We are blogging as we dig into the archaeological records archived at Independence National Historical Park (INDE) in Philadelphia, Pennsylvania, USA. These records were created over the past 50 years as archaeologists researched sites within the park's boundaries. The Independence Park Archives is currently creating a Guide for this vast collection of documents. This blog serves toward that end. It functions as a platform where archaeologists, archivists, and the interested public can share ideas about how to make these materials more widely available and more useful to the user.
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Tuesday, June 23, 2009

Could they have invented it?

"None of our employees have experienced any effects on their hearing from using the ultrasonic cleaner." (INDE Superintendent D.C. Kurjack, writing to the Regional Superintendent in September, 1961).

A wonderful discovery! While inventorying a file of History Office correspondence I came across a 1961 letter from the Park Superintendent that reports on "an ultrasonic cleaning device in use for cleaning archeological artifacts" (above right, click to enlarge). I wondered: Could it be that archaeologists working at INDE came up with this artifact processing method? Today it is common to find ultrasonic cleaners in archaeology labs. For example, the Independence Living History Center Archeology Lab down the street uses one for the first step in the washing of (suitable) artifacts. An ultrasonic cleaner loosens dirt caked onto artifacts minimizing the abrasion from brushes or picks.

The correspondence in this folder is not in chronological order and an earlier letter, dated 1960, is a request from a west coast archaeologist asking "Would [INDE] be kind enough to have Smokey [archaeologist Jackson Ward Moore, Jr.] clean these nails [from a Glacier Bay Cemetery] by his "magic process"..." (emphasis mine). I can check with Smokey and see if this reference is to the ultrasonic cleaning idea. If so, it would be the earliest date recorded for this method among these papers.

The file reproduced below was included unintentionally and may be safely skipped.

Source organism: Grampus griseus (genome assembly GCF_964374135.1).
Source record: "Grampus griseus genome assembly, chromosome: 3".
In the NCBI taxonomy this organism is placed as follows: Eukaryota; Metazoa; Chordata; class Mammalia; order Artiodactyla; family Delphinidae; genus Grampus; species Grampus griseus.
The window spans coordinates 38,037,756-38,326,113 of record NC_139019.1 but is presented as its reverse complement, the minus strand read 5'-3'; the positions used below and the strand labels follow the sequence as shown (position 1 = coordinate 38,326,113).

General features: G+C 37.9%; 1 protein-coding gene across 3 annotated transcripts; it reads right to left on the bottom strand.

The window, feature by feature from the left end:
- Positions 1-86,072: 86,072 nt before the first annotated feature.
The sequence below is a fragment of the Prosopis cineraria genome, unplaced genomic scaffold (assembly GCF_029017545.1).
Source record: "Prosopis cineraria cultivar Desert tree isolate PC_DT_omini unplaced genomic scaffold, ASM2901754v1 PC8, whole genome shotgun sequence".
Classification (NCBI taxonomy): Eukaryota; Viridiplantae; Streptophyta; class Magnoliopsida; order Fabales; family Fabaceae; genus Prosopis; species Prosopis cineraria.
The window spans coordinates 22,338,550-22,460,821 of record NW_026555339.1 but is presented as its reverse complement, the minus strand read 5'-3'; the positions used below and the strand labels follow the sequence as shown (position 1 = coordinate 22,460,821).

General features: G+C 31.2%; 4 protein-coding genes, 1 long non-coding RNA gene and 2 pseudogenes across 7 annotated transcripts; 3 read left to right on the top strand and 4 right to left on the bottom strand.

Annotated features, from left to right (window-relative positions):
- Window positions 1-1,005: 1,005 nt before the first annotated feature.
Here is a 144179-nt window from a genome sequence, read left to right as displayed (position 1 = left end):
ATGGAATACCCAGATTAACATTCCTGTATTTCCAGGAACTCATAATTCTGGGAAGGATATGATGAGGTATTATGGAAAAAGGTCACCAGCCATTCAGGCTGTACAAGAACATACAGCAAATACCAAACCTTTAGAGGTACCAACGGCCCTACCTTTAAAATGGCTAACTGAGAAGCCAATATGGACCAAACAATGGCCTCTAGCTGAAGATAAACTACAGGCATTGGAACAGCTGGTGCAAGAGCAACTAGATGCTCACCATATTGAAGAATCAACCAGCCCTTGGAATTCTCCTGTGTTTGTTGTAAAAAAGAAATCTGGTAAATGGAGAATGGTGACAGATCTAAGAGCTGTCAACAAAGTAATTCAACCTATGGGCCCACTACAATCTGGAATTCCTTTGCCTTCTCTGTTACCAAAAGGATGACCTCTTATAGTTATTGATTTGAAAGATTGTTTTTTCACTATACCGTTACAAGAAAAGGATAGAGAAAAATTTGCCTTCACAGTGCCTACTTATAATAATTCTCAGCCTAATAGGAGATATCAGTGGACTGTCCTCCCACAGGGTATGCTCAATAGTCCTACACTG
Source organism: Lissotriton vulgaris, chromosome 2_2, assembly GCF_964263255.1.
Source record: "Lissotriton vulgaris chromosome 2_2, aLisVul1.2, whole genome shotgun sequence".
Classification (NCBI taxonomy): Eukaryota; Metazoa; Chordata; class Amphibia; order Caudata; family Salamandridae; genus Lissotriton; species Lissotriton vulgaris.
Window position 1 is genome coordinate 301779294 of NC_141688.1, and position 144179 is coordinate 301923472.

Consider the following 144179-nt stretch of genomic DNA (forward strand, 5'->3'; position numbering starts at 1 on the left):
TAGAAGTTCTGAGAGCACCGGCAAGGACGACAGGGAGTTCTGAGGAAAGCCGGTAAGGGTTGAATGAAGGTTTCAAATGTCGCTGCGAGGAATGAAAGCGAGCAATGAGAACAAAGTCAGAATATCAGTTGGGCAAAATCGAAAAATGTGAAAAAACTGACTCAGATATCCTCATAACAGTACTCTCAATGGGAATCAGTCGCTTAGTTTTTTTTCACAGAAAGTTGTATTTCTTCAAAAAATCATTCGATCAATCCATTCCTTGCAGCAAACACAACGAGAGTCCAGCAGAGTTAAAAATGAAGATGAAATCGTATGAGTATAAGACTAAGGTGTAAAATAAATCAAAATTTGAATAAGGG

Further on in the file I came across a letter and its response relating to archaeologists at Mesa Verde National Park who sent a ceramic sample to INDE for a test cleaning. This correspondence too made me think the idea of ultrasonic cleaning originated at INDE. Then I found the clincher, a letter from an employee at Circo Ultrasonic Corporation (in New Jersey) asking how their device -- a Model PG 60 generator and 60 T transducerized tank of 1-gallon capacity -- had fared when put to this "unusual" task. The response from archaeologist B. B. Powell describes the INDE experiments trying different cleaning agents and the "excellent" results". Also described are the various applications experimented with (the processing of different categories of artifacts -- shell, ceramic, metal, etc.). The artifacts are mentioned as coming from the site of Franklin Court. I have posted some abtracts of that letter below (click to enlarge):
Lastly, I found something that makes it clear that this was indeed a new idea for archaeology!
In the file was an NPS Suggestion Form (10-63, 1955, 99219) with delightful 1950's-era graphics. This form, filled out with a date of October 1960, is a formal suggestion for the use of ultrasonic cleaning in archaeology laboratory work based on experiments done at Independence National Historical Park (click to enlarge):

This folder of History Office correspondence in the INDE Archives documents the administration of park archaeology circa, 1955-1975. As such, it contains artifacts of the archaeological process. In this case, among other insights, these two-dimensional artifacts document some important (forgotten) history about the field of archaeology. Specifically, these archived documents record the investigation of a new method for archaeological laboratory work that has since become a standard of practice. This advancement in the field of archaeology comes courtesy of INDE archeologists working on historical period sites.
The above referenced materials all come from Folder 1, of a box still being processed at the INDE Archives that is entitled "History Office Correspondence Related to Archeology".

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